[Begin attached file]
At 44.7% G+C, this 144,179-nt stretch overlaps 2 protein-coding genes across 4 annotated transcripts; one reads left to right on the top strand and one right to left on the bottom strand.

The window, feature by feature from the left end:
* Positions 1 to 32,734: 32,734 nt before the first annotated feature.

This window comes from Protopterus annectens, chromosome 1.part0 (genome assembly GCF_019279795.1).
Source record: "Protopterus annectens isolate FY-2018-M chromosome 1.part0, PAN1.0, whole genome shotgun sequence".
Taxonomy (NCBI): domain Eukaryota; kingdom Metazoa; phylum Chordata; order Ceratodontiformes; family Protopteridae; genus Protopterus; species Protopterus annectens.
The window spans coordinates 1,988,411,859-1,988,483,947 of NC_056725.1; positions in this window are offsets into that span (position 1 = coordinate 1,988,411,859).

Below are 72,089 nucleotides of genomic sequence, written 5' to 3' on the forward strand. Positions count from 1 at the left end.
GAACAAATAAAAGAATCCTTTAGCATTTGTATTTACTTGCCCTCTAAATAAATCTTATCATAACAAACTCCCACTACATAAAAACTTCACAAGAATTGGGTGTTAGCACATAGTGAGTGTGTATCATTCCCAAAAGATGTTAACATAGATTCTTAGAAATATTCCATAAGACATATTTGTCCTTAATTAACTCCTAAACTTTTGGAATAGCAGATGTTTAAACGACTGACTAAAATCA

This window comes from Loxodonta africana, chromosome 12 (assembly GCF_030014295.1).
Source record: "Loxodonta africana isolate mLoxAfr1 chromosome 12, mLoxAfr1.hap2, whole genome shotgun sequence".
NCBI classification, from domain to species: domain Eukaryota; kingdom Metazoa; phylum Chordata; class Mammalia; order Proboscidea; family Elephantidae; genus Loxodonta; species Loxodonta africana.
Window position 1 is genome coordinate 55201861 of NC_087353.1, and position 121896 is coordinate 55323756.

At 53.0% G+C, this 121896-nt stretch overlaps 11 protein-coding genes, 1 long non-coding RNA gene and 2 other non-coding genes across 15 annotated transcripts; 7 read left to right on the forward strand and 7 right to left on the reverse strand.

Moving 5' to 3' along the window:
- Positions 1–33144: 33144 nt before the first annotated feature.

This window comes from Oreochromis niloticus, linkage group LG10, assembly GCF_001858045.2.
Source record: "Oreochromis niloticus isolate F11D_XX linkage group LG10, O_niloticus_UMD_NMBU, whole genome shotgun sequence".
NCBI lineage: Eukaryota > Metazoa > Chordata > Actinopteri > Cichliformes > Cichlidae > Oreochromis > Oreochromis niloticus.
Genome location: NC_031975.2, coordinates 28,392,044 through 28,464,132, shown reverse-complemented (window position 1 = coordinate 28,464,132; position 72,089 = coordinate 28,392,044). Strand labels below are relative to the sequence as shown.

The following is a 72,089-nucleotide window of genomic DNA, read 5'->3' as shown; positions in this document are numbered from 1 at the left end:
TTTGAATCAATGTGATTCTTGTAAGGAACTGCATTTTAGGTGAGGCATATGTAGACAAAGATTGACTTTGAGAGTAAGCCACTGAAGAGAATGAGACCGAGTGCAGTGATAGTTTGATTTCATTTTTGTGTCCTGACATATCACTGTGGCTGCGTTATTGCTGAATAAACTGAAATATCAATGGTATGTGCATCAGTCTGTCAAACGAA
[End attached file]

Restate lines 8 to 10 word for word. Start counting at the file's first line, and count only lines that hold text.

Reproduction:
Below are 72,089 nucleotides of genomic sequence, written 5' to 3' on the forward strand. Positions count from 1 at the left end.
GAACAAATAAAAGAATCCTTTAGCATTTGTATTTACTTGCCCTCTAAATAAATCTTATCATAACAAACTCCCACTACATAAAAACTTCACAAGAATTGGGTGTTAGCACATAGTGAGTGTGTATCATTCCCAAAAGATGTTAACATAGATTCTTAGAAATATTCCATAAGACATATTTGTCCTTAATTAACTCCTAAACTTTTGGAATAGCAGATGTTTAAACGACTGACTAAAATCA

This window comes from Loxodonta africana, chromosome 12 (assembly GCF_030014295.1).